Features and benefits

Implementing Ethernet-APL is cost effective at each lifecycle stage of a plant. During engineering, APL components might be more expensive, but the complete network infrastructure, the absence of EX-calculations and the fully extendable architecture speed up the engineering process and reduce costs. Installation is error-free and the commissioning stage benefits from fast and remote access for parameterization. This means shorter commissioning times and earlier startup of production. During operation and maintenance, the availability of data enables improved optimization and predictive maintenance.

Ethernet-APL overcomes the limitations of current field level technologies. Ethernet-APL with 10 Mbit/s is 300 times faster than fieldbus technology and even 8,000 times faster than the HART protocol. This speed offers significant benefits during commissioning, operation, and maintenance. A parameter report, for example, can be created within seconds — even remotely, instead of within several minutes — locally at the device.

Speed is not the only advantage of Ethernet-APL. The number of devices per loop is significantly increased. Using a trunk-and-spur topology, up to 50 field devices can be connected to an Ethernet-APL segment. This is a substantial improvement on the 16-device limit for an equivalent Foundation Fieldbus segment. If you adopt a star topology, you can connect several APL field switches in line and add APL devices up to the limit of a controller. This limit can be further extended by adding another Ethernet interface within the controller.

Ethernet-APL is based on the Fieldbus Intrinsically Safe Concept (FISCO) for two-wire fieldbus solutions, which is already known in process plants. For Ethernet-APL, the same electrical parameters are used and specified in 2-WISE (two-wire intrinsically safe Ethernet). In this way, it does not require any Ex calculations, which significantly reduces the engineering effort when implementing intrinsic safe solutions.

The volume and speed of data transfer available using Ethernet-APL is making possible some higher-level applications that the industry has been demanding for some time. Condition monitoring and predictive maintenance are prime examples where the comprehensive data available from smart devices can be monitored, analyzed and used to determine equipment health. Predictive maintenance techniques enable users to identify issues before they affect device performance so that equipment can be repaired before it has a negative impact on production (Figure 3).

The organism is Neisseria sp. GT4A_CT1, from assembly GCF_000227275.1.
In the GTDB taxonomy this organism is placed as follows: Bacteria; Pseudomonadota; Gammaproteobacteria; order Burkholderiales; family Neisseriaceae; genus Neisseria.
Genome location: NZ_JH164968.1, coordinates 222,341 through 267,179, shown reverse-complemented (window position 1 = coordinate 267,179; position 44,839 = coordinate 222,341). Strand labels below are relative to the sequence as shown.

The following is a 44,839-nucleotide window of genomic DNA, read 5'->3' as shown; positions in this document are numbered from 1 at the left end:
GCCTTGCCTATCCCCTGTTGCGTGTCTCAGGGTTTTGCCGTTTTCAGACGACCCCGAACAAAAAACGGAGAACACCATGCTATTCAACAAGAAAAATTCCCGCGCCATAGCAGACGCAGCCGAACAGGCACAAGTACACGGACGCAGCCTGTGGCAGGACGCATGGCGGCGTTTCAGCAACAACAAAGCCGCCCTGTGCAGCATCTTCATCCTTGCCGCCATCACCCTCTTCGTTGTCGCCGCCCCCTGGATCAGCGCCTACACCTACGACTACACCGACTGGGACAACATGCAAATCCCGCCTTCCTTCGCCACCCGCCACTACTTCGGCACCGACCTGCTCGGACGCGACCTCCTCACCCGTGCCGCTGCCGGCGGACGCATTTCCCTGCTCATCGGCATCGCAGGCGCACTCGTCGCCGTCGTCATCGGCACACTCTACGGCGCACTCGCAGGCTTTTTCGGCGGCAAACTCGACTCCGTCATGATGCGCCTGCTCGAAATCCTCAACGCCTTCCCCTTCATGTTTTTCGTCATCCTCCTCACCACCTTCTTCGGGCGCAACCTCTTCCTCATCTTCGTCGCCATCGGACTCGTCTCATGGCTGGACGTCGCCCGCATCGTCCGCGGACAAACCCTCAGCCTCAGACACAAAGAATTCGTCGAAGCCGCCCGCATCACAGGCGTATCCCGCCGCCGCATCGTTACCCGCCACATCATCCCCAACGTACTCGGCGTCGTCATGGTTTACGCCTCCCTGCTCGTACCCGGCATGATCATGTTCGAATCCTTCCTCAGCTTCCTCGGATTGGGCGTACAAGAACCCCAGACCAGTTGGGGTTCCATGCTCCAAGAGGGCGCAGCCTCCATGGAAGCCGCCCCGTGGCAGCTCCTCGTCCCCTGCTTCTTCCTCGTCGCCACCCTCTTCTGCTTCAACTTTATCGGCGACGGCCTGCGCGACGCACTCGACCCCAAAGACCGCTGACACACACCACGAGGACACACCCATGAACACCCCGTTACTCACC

FIGURE 3. The chart shows a comparison of field-level technologies in process plants

BASF case study

Historically, new product development happened in secret and with a small group of researchers and developers. However, a modern approach includes pilot customers, product managers, market specialists and salespeople. It is with this approach in mind that BASF implemented an APL laboratory to participate in the development of Ethernet-APL. This APL evaluation laboratory is led by the electrical, instrumentation and automation specialists Mathias Koch and Philip Kling, under the supervision of one of the authors (Niedermayer).

BASF started the digital communication journey for field instrumentation in 2005, with Foundation Fieldbus and Profibus PA. But it was only in 2016 that Ethernet was first proposed as a realistic alternative for digital field connectivity through the development of Ethernet-APL. By 2019, BASF had established a test laboratory for Ethernet-APL using prototype equipment from several vendors (Figure 4). The purpose of the laboratory was to evaluate Ethernet-APL technology for communication between distributed control systems and field transmitters and valves. These tests were very successful and many benefits with Ethernet-based communication could be identified.

FIGURE 4. The BASF APL evaluation laboratory is shown here

Laboratory tests show that Ethernet-APL offers substantial improvements compared to analog technology and Profibus PA or Foundation Fieldbus. It is possible to upload and download sensor information in a variety of formats, including PDF, with a speed which is 300 times greater than what BASF could achieve with fieldbus technologies.

Using the two-wire technology of Ethernet-APL simplifies installation and maintenance activities for field technicians. There is no difference between connecting an analog transmitter and an Ethernet-APL device. Polarity is irrelevant, so the wires can be connected to either terminal without affecting the reading. Motor controllers and frequency converters can also connect to the same (or to a separate Ethernet ring), meaning that all instrument and electrical devices use the same network technology.